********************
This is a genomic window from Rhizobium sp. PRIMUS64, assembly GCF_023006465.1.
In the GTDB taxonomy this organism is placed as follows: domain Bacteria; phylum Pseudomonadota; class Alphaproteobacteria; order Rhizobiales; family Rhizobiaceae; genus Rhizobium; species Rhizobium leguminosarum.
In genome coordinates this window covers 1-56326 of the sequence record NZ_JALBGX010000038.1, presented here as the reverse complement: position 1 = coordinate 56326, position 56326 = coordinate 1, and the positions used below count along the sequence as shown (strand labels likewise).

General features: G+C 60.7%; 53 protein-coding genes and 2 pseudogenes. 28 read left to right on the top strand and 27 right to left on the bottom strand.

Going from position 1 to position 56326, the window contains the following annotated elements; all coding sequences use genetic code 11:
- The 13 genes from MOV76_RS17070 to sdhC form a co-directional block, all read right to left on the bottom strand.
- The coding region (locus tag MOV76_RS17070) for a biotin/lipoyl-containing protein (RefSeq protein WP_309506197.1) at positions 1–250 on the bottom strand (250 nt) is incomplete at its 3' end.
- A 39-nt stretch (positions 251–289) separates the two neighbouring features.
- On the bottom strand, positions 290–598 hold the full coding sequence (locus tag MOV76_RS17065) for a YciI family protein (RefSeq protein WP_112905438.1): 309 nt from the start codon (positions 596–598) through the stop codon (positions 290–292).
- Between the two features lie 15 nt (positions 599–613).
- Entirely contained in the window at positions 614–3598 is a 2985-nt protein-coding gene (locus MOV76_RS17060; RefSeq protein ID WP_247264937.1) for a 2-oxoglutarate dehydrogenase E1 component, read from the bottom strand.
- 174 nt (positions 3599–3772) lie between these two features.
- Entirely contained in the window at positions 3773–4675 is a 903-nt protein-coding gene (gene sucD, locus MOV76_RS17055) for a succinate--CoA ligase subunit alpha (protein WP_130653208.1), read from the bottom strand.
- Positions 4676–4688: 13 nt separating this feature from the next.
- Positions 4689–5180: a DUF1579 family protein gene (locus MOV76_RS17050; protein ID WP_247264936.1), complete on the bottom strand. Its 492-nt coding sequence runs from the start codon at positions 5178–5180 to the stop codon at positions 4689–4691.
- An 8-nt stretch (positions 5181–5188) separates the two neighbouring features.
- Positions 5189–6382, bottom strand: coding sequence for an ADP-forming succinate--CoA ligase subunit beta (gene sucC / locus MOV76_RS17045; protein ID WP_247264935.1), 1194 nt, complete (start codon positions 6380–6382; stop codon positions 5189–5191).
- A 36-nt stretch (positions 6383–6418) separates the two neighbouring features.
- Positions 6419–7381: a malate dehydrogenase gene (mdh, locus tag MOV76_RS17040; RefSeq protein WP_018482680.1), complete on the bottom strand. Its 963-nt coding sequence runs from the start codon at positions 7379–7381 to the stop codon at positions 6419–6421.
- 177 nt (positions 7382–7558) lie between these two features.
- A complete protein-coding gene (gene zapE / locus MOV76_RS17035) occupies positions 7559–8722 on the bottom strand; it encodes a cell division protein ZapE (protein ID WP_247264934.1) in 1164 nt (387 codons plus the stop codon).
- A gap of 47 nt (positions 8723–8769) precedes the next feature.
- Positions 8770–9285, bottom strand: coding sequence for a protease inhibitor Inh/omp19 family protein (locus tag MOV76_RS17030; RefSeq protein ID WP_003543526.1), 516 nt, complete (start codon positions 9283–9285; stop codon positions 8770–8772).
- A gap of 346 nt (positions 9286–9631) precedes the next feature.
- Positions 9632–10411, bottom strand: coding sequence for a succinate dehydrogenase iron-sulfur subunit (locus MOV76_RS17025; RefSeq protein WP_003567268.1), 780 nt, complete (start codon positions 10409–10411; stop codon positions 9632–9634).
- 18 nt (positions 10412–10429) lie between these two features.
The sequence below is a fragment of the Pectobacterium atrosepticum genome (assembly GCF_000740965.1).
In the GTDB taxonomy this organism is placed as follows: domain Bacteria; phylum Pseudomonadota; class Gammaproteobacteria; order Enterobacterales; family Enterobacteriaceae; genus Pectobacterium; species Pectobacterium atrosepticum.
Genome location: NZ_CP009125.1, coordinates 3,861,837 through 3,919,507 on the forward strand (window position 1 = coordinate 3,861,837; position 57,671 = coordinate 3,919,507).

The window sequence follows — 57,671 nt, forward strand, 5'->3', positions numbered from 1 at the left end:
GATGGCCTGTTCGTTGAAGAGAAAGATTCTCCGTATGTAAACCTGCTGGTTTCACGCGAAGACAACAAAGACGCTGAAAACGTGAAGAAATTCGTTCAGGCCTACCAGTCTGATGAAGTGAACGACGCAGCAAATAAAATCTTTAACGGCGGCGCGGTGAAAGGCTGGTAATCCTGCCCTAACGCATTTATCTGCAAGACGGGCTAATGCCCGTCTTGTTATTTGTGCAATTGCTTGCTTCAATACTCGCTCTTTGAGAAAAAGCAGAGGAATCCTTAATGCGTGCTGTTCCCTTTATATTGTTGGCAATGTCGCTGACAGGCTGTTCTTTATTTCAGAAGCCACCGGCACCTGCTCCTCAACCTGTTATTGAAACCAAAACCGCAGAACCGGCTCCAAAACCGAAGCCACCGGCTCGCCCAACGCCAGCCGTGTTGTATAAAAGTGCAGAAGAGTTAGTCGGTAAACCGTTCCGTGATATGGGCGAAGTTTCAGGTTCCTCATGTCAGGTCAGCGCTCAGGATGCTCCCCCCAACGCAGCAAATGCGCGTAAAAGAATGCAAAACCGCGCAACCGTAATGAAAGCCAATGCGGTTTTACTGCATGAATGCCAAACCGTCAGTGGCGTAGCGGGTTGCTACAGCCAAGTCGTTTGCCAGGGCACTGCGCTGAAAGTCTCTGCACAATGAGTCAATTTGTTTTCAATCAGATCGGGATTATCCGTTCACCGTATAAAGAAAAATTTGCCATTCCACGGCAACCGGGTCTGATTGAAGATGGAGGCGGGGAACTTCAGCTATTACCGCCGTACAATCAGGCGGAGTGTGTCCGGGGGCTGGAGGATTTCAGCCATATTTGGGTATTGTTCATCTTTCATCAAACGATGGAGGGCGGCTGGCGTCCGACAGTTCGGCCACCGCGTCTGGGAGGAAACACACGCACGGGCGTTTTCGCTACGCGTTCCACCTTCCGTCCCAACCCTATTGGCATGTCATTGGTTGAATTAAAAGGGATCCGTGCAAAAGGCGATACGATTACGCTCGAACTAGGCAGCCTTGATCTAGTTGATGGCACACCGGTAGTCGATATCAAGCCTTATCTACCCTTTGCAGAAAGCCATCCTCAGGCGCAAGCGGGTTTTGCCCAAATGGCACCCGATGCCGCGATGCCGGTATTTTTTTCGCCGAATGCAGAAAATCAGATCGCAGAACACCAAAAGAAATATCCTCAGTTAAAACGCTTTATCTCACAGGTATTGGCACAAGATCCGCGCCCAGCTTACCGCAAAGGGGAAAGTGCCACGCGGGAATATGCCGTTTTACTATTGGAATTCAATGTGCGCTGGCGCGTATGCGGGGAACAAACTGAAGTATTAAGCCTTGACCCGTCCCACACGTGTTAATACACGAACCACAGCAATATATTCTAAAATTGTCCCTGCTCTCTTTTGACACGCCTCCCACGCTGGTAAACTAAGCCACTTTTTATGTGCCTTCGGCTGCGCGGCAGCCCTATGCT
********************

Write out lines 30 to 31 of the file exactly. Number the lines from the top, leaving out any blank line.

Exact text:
The window sequence follows — 57,671 nt, forward strand, 5'->3', positions numbered from 1 at the left end:
GATGGCCTGTTCGTTGAAGAGAAAGATTCTCCGTATGTAAACCTGCTGGTTTCACGCGAAGACAACAAAGACGCTGAAAACGTGAAGAAATTCGTTCAGGCCTACCAGTCTGATGAAGTGAACGACGCAGCAAATAAAATCTTTAACGGCGGCGCGGTGAAAGGCTGGTAATCCTGCCCTAACGCATTTATCTGCAAGACGGGCTAATGCCCGTCTTGTTATTTGTGCAATTGCTTGCTTCAATACTCGCTCTTTGAGAAAAAGCAGAGGAATCCTTAATGCGTGCTGTTCCCTTTATATTGTTGGCAATGTCGCTGACAGGCTGTTCTTTATTTCAGAAGCCACCGGCACCTGCTCCTCAACCTGTTATTGAAACCAAAACCGCAGAACCGGCTCCAAAACCGAAGCCACCGGCTCGCCCAACGCCAGCCGTGTTGTATAAAAGTGCAGAAGAGTTAGTCGGTAAACCGTTCCGTGATATGGGCGAAGTTTCAGGTTCCTCATGTCAGGTCAGCGCTCAGGATGCTCCCCCCAACGCAGCAAATGCGCGTAAAAGAATGCAAAACCGCGCAACCGTAATGAAAGCCAATGCGGTTTTACTGCATGAATGCCAAACCGTCAGTGGCGTAGCGGGTTGCTACAGCCAAGTCGTTTGCCAGGGCACTGCGCTGAAAGTCTCTGCACAATGAGTCAATTTGTTTTCAATCAGATCGGGATTATCCGTTCACCGTATAAAGAAAAATTTGCCATTCCACGGCAACCGGGTCTGATTGAAGATGGAGGCGGGGAACTTCAGCTATTACCGCCGTACAATCAGGCGGAGTGTGTCCGGGGGCTGGAGGATTTCAGCCATATTTGGGTATTGTTCATCTTTCATCAAACGATGGAGGGCGGCTGGCGTCCGACAGTTCGGCCACCGCGTCTGGGAGGAAACACACGCACGGGCGTTTTCGCTACGCGTTCCACCTTCCGTCCCAACCCTATTGGCATGTCATTGGTTGAATTAAAAGGGATCCGTGCAAAAGGCGATACGATTACGCTCGAACTAGGCAGCCTTGATCTAGTTGATGGCACACCGGTAGTCGATATCAAGCCTTATCTACCCTTTGCAGAAAGCCATCCTCAGGCGCAAGCGGGTTTTGCCCAAATGGCACCCGATGCCGCGATGCCGGTATTTTTTTCGCCGAATGCAGAAAATCAGATCGCAGAACACCAAAAGAAATATCCTCAGTTAAAACGCTTTATCTCACAGGTATTGGCACAAGATCCGCGCCCAGCTTACCGCAAAGGGGAAAGTGCCACGCGGGAATATGCCGTTTTACTATTGGAATTCAATGTGCGCTGGCGCGTATGCGGGGAACAAACTGAAGTATTAAGCCTTGACCCGTCCCACACGTGTTAATACACGAACCACAGCAATATATTCTAAAATTGTCCCTGCTCTCTTTTGACACGCCTCCCACGCTGGTAAACTAAGCCACTTTTTATGTGCCTTCGGCTGCGCGGCAGCCCTATGCT